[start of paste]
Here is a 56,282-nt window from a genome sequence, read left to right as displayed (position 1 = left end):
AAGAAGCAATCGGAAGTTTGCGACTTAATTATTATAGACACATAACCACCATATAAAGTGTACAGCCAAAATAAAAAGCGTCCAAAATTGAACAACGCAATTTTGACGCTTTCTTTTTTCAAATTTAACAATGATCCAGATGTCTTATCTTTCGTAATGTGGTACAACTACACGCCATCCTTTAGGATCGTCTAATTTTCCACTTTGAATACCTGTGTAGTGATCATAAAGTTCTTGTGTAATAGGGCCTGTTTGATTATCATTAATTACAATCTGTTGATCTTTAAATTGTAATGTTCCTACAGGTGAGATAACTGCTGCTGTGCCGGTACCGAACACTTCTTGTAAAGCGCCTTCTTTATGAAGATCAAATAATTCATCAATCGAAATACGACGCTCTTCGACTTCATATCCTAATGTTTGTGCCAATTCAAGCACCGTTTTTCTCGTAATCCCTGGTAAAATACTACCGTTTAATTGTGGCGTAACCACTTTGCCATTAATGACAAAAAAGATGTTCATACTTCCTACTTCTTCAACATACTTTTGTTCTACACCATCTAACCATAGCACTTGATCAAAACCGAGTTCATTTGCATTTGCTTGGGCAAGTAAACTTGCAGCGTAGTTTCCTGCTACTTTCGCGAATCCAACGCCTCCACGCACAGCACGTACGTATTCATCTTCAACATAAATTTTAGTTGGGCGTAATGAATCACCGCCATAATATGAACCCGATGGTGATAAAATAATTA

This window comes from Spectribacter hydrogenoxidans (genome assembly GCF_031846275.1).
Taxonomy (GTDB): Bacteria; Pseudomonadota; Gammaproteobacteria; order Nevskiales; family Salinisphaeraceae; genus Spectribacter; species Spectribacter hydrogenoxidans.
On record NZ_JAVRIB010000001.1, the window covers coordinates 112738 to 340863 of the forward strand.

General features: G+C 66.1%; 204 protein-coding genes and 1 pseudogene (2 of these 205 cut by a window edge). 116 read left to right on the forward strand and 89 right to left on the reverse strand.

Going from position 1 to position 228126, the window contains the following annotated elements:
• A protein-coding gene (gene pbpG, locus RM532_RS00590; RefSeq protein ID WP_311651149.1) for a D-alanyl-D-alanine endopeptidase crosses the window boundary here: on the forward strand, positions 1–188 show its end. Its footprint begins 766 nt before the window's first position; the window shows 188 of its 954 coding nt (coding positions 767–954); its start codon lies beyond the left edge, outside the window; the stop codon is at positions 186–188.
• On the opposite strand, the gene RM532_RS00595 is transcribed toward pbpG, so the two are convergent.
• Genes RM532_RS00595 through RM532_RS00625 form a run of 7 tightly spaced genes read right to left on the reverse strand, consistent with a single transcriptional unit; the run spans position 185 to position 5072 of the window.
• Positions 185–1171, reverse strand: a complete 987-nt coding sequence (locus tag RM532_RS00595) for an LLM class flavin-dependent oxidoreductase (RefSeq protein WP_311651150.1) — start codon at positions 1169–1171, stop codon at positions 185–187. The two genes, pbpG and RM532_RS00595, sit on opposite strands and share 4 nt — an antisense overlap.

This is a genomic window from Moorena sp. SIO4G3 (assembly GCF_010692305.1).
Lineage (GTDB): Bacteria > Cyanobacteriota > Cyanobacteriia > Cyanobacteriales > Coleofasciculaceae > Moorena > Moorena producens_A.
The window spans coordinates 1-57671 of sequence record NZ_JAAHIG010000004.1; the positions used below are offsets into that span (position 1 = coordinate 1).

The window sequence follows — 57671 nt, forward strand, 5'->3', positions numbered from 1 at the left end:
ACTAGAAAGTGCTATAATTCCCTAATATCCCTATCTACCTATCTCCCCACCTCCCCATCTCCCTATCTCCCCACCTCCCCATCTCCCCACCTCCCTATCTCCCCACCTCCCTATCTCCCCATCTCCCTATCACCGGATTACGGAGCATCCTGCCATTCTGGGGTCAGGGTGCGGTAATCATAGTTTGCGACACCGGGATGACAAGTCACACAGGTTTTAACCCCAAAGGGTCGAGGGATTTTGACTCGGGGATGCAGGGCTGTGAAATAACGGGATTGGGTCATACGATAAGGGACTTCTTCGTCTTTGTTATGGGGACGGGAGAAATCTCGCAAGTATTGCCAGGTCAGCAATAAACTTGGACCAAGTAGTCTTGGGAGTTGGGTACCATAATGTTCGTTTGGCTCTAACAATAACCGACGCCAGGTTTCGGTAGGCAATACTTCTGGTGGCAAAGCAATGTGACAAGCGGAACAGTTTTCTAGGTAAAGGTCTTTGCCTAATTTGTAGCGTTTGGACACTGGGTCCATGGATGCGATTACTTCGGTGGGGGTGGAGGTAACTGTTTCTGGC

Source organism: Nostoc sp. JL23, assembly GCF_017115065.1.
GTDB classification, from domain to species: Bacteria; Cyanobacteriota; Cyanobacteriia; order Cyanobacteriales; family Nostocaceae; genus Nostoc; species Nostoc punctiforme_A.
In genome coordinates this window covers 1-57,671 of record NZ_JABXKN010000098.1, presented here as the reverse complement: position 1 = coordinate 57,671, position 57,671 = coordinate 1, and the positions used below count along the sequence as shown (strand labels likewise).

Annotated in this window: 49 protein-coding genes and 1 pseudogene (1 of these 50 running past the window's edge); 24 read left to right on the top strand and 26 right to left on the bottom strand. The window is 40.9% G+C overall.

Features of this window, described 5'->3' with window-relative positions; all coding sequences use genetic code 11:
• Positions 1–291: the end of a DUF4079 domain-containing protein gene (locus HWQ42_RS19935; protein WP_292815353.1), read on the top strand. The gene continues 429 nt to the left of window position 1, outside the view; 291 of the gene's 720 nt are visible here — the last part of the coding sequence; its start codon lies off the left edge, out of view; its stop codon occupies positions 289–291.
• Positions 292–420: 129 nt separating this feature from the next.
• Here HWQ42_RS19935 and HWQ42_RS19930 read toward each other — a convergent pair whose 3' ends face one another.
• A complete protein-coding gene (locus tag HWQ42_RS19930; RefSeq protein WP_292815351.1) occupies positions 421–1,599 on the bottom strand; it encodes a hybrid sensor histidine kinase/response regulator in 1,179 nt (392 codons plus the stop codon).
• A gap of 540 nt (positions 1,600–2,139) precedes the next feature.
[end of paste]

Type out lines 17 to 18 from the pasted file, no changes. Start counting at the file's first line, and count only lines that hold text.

Source organism: Nostoc sp. JL23, assembly GCF_017115065.1.
GTDB classification, from domain to species: Bacteria; Cyanobacteriota; Cyanobacteriia; order Cyanobacteriales; family Nostocaceae; genus Nostoc; species Nostoc punctiforme_A.